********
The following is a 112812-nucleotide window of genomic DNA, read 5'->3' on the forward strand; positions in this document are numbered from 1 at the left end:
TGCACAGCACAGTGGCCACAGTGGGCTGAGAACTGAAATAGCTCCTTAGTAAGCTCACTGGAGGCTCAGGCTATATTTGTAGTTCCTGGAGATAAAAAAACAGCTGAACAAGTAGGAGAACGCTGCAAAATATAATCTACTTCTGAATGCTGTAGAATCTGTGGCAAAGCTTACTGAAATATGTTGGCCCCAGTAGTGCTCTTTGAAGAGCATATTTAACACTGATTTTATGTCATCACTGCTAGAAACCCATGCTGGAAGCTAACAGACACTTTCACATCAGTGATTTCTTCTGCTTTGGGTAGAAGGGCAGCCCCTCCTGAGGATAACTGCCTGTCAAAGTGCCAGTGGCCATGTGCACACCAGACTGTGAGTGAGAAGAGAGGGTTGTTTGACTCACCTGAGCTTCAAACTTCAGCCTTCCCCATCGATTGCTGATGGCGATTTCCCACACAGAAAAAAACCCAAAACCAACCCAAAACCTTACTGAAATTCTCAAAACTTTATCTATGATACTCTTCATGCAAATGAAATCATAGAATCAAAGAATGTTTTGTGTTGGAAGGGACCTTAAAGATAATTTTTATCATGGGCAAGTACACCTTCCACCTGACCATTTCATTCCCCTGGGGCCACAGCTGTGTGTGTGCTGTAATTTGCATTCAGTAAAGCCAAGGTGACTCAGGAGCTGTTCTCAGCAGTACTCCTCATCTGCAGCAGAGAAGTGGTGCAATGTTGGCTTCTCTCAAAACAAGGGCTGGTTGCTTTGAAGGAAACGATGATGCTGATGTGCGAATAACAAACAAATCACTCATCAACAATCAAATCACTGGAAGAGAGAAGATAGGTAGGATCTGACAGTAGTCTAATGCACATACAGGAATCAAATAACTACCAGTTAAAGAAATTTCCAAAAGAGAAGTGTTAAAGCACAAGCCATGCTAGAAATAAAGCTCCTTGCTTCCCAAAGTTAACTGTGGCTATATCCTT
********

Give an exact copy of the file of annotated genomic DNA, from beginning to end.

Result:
The following is a 112812-nucleotide window of genomic DNA, read 5'->3' on the forward strand; positions in this document are numbered from 1 at the left end:
TGCACAGCACAGTGGCCACAGTGGGCTGAGAACTGAAATAGCTCCTTAGTAAGCTCACTGGAGGCTCAGGCTATATTTGTAGTTCCTGGAGATAAAAAAACAGCTGAACAAGTAGGAGAACGCTGCAAAATATAATCTACTTCTGAATGCTGTAGAATCTGTGGCAAAGCTTACTGAAATATGTTGGCCCCAGTAGTGCTCTTTGAAGAGCATATTTAACACTGATTTTATGTCATCACTGCTAGAAACCCATGCTGGAAGCTAACAGACACTTTCACATCAGTGATTTCTTCTGCTTTGGGTAGAAGGGCAGCCCCTCCTGAGGATAACTGCCTGTCAAAGTGCCAGTGGCCATGTGCACACCAGACTGTGAGTGAGAAGAGAGGGTTGTTTGACTCACCTGAGCTTCAAACTTCAGCCTTCCCCATCGATTGCTGATGGCGATTTCCCACACAGAAAAAAACCCAAAACCAACCCAAAACCTTACTGAAATTCTCAAAACTTTATCTATGATACTCTTCATGCAAATGAAATCATAGAATCAAAGAATGTTTTGTGTTGGAAGGGACCTTAAAGATAATTTTTATCATGGGCAAGTACACCTTCCACCTGACCATTTCATTCCCCTGGGGCCACAGCTGTGTGTGTGCTGTAATTTGCATTCAGTAAAGCCAAGGTGACTCAGGAGCTGTTCTCAGCAGTACTCCTCATCTGCAGCAGAGAAGTGGTGCAATGTTGGCTTCTCTCAAAACAAGGGCTGGTTGCTTTGAAGGAAACGATGATGCTGATGTGCGAATAACAAACAAATCACTCATCAACAATCAAATCACTGGAAGAGAGAAGATAGGTAGGATCTGACAGTAGTCTAATGCACATACAGGAATCAAATAACTACCAGTTAAAGAAATTTCCAAAAGAGAAGTGTTAAAGCACAAGCCATGCTAGAAATAAAGCTCCTTGCTTCCCAAAGTTAACTGTGGCTATATCCTT